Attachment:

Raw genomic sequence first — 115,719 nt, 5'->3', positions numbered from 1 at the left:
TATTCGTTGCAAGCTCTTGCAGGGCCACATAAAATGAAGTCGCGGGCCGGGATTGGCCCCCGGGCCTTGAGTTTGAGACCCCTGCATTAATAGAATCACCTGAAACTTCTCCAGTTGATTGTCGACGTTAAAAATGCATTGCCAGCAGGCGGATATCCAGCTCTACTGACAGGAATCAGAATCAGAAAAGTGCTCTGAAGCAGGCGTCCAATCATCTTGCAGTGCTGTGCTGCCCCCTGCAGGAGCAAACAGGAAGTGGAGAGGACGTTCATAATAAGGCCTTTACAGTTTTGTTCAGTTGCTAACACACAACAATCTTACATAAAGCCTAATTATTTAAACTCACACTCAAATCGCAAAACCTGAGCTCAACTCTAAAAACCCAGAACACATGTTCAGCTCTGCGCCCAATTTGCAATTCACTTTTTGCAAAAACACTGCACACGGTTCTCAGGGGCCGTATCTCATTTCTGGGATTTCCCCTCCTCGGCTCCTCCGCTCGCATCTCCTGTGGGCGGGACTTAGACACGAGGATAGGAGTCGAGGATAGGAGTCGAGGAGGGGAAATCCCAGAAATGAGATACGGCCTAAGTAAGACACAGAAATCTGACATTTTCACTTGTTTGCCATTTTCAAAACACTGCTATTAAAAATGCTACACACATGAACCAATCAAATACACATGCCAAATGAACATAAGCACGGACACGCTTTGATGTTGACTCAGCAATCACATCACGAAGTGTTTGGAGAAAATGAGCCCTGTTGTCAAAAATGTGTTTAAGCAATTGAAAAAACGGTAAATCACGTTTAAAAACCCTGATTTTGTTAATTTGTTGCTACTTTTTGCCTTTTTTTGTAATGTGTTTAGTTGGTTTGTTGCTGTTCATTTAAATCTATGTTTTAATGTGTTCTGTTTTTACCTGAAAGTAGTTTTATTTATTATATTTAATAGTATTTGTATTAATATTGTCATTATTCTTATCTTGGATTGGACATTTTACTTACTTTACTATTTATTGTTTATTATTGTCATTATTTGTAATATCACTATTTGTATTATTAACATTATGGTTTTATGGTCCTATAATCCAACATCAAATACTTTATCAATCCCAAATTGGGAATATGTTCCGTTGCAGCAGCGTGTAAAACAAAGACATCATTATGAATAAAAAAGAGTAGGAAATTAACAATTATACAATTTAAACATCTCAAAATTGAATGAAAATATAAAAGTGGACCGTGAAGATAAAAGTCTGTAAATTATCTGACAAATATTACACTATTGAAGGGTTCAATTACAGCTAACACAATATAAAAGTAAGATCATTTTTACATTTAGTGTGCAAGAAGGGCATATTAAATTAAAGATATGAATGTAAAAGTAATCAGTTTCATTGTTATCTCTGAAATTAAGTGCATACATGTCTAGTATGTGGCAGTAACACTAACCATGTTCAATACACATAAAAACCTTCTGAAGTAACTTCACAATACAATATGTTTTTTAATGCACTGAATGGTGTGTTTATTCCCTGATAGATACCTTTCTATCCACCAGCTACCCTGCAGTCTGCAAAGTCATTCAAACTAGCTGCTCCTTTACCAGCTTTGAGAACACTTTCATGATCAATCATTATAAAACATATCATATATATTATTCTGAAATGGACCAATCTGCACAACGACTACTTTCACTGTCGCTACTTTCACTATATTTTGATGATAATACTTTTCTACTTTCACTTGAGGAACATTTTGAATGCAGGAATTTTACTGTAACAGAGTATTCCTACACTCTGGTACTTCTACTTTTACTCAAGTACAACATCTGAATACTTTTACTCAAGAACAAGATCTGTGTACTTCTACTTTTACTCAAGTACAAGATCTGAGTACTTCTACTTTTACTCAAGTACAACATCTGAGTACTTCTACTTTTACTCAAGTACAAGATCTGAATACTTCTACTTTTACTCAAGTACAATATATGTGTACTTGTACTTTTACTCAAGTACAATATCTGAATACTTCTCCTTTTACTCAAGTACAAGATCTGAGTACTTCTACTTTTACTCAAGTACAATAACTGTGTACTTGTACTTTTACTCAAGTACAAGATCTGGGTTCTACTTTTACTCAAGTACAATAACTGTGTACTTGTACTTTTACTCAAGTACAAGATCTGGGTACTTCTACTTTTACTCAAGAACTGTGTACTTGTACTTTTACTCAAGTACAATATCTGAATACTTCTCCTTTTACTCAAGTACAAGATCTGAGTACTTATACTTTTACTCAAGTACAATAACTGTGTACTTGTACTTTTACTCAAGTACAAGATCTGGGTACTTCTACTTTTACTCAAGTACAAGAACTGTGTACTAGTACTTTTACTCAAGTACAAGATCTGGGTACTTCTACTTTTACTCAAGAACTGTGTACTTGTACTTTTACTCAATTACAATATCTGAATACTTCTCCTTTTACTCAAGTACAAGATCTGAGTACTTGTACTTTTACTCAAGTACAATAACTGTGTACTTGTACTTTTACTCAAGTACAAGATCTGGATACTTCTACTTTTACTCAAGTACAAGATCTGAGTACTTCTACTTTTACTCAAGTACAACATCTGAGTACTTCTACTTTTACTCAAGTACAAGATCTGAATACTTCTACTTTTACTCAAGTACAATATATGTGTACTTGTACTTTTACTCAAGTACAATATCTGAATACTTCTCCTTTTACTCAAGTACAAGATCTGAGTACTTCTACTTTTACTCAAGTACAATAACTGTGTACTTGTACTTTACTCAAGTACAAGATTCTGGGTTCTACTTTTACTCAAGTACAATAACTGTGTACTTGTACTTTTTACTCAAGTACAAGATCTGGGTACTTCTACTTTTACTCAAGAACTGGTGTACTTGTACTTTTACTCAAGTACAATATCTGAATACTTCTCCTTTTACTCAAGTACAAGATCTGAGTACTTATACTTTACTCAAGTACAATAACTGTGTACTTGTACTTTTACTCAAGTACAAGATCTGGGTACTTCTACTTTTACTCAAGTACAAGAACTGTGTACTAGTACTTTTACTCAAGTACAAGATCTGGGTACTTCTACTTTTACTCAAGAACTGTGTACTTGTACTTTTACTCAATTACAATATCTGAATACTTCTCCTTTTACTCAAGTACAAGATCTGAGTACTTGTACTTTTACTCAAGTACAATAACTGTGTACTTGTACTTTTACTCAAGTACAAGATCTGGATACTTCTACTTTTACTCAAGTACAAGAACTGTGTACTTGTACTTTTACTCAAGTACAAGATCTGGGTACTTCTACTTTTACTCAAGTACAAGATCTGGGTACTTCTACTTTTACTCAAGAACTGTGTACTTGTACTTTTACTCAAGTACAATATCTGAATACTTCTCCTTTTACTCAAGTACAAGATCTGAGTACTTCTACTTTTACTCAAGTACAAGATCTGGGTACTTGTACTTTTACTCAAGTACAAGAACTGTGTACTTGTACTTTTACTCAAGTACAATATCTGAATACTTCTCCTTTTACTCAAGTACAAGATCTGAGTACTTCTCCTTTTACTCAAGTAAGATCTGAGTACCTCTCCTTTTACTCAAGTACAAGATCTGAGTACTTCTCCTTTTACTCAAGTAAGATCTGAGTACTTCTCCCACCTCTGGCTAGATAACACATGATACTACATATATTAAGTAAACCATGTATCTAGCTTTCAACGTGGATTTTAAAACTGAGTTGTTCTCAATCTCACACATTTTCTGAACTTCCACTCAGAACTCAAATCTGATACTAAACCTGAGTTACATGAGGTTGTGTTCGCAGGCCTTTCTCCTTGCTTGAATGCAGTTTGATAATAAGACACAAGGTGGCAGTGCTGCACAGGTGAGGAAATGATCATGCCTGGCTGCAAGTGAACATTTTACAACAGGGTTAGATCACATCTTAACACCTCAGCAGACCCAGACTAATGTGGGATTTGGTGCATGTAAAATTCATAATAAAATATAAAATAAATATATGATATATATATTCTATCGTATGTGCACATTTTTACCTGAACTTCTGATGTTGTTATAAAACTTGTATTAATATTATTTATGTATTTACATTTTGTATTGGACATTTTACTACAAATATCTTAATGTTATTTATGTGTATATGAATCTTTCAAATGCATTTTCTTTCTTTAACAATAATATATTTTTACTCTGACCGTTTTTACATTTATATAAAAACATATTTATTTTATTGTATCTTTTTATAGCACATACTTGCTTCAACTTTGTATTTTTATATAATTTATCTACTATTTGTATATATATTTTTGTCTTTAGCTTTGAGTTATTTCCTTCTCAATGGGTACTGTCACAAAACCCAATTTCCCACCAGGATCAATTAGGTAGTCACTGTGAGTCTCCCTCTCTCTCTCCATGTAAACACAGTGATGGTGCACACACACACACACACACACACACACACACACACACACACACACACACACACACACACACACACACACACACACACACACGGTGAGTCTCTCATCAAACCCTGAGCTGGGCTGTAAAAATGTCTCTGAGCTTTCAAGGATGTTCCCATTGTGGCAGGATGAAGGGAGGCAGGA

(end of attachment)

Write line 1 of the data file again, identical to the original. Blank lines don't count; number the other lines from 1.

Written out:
Raw genomic sequence first — 115,719 nt, 5'->3', positions numbered from 1 at the left: